There are certain aspects of theater that are hard to obtain through any media other than the stage; the physical emotiveness of the actors, the suspension of reality that only a narrative playing out before your eyes can deliver. Many musicians strive to create this kind of presence, but Atlanta-born hard rock band The Funeral Portrait goes a step beyond.
They not only manage to draw their audience into the dark fiction that unfolds around their most recent EP, For the Dearly Departed, at live shows; their recorded work successfully transports the listener into a relatable story of sorrow. The band met with the Technique to discuss how their sound evolved into what it is today and how they plan to continue to exceed expectations.
Technique: You were formerly known as Cosmoscope. Why the change in name/genre? Any info behind your new name?
The Funeral Portrait: The Funeral Portrait is the name of a song by the band Opeth. We wanted to change our band name because we didn’t like Cosmoscope and The Funeral Portrait fit our aesthetic. It isn’t one of their most known tracks, it’s kind of like a b-side on an album. We actually changed the sound before we changed the name and Cosmoscope just didn’t fit the new sound.
Technique: For the Dearly Departed was publicized as concerning the stages of the grieving process. Any words on the creative inspiration behind the EP?
The Funeral Portrait: The EP revolves around the five stages of grief, being denial, anger, bargaining, depression and acceptance. It’s a six song EP, and the first song is the event that triggers the five stages- be it the actual death of a loved one or someone close to you or, if you take it in a metaphorical sense, you can even apply it to breakups and things like that. We tried to shape the songs around each stage of grief as well, trying to fit the emotions. Listen to “The Optimist,” the song about depression- it’s a slow, brooding song. “Acceptance” leaves you wanting, the album kind of crashes around that [final] song. That’s a brief explanation without going into lyrics and stuff like that.
Technique: Is there more in the works now?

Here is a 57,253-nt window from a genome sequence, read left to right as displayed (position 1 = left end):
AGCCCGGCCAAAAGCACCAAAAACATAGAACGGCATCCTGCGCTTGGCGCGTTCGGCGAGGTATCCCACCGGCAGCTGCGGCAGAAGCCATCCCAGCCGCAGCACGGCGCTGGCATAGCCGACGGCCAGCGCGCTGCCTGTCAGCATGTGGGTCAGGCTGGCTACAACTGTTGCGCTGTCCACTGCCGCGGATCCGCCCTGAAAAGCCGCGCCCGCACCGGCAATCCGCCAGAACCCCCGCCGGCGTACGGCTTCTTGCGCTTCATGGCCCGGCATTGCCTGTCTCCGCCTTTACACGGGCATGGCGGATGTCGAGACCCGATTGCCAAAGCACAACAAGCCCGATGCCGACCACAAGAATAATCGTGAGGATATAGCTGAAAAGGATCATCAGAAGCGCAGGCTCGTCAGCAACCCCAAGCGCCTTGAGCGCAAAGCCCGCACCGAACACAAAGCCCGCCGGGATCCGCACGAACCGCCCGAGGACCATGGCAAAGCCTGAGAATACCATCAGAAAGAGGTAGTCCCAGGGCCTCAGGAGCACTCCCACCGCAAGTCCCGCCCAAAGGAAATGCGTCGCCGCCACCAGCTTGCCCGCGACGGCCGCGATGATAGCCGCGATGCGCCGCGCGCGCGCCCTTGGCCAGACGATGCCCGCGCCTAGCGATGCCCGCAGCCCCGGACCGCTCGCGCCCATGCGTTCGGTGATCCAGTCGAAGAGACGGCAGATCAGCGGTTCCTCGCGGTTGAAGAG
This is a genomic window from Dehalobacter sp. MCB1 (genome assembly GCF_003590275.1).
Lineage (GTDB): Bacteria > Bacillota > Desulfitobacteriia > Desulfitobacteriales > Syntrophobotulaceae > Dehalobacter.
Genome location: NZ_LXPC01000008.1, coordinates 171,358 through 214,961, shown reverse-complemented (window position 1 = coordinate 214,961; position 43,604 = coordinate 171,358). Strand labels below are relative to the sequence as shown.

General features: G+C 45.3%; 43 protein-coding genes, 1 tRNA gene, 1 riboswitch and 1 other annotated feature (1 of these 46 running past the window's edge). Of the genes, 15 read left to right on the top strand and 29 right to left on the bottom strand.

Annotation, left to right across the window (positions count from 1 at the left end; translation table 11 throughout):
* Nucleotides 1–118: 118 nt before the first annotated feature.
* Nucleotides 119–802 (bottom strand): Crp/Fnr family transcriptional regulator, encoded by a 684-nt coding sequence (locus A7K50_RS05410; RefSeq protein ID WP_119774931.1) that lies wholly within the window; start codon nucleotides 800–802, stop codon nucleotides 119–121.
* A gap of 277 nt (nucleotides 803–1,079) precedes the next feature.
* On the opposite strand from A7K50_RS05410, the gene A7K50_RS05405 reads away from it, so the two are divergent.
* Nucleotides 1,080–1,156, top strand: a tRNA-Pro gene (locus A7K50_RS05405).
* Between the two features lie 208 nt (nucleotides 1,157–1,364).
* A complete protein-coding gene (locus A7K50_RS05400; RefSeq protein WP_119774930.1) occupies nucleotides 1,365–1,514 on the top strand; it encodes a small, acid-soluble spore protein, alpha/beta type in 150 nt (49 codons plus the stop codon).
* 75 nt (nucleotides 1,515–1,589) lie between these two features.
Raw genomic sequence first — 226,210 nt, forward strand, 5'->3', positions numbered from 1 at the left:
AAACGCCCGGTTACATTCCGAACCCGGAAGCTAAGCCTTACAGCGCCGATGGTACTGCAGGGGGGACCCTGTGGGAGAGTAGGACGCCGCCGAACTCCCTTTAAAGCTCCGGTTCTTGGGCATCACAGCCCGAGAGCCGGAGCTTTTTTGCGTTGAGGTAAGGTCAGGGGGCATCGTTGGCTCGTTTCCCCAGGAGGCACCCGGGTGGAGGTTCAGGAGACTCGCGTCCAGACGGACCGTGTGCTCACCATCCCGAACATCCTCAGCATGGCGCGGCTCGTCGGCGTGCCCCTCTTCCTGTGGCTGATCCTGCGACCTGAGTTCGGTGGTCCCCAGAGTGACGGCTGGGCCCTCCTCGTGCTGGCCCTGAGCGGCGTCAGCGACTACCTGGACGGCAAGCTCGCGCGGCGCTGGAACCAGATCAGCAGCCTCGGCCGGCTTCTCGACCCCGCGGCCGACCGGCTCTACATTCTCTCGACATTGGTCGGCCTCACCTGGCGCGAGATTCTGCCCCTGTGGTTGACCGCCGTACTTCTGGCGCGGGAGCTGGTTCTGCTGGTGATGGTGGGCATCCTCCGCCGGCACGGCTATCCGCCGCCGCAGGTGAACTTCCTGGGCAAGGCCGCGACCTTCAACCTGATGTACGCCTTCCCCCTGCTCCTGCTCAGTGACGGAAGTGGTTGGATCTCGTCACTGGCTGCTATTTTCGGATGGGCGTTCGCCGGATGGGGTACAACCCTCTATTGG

The Funeral Portrait: Yes. Right now we’re in the stages of writing and demo-ing stuff for our LP and our full-length but first we’re touring the this EP, because we’ve only done one tour with it. The plan is to do a single so that people can have new music; we’re a band that likes putting music out fast. We want there to be a wealth of material for people to invest in. We’ll probably end up doing 11 tracks and two bonus tracks, or somewhere between. We’re going to try to expand on the ideas already established by this EP.
Technique: It’s hard to stay fresh within a genre. What do you guys do to produce new sound?
The Funeral Portrait: When we first started working, we weren’t even going for this sound. Actually, we wrote “Casanova” (“C’est La Vie”) before we even changed up the member situation, because Juergie used to play drums, and Stephen used to play guitar. Then Juergie came to us and asked, “Well, what if we added some screaming?” And we did it, and we were like, “This is awesome.” We’re such huge fans of the dual vocalist mechanic, the Jekyll and Hyde thing. We don’t want to be pigeonholed into a genre, because that’s boring for us. We write what we feel. We all listen to vastly different music, and we try to throw respective parts of that in, combining influences. We don’t want it to be contrived. The listener is a lot smarter than you think. We want it to almost put the audience into a story. We’re not interesting guys, so why write things just about us?
Many bands are asked the question of what genre they’re in and the common response is that they’re trying to transcend the genre. It truly is a matter of writing based on your influences. As long as you write from your heart, your influences will come out. Not trying is the new trying. The general attitude is, “Oh, they’re signed to Rise Records, they’re going to be a metalcore band.” But that’s not what we want to be. What we want to be is what some call us, “theater rock.” We’ve kind of taken that as our “thing.” When you come see us, it’s a show. It’s like going to the Fox Theater. It’s like watching a Broadway play. We want the imagery to enhance the music. It goes hand in hand, great songs and great performances. Nobody wants to watch five dudes just playing. Within this genre, there’s sometimes a feeling that there’s a separation between seeing the song live and hearing it on the record.
Technique: How does it feel to be newly signed onto a label?
The Funeral Portrait: It was a new beginning. We realized we had to work harder. It’s awesome and exciting and fun, but it’s a lot harder when you have so much riding on you, someone invested in you. You have to make each show count. If you mess up, you don’t meet expectations. It’s still infinitely more exciting once you’re signed to as fun of a label as Revival is, but it is not as glamorous as local bands make it out to be. When you’re a local band, you think that getting signed is the end. Everything is roses and rainbows. But it’s a different type of work that you’re doing now. You aren’t working to get signed; you’re working to fulfill your own expectations.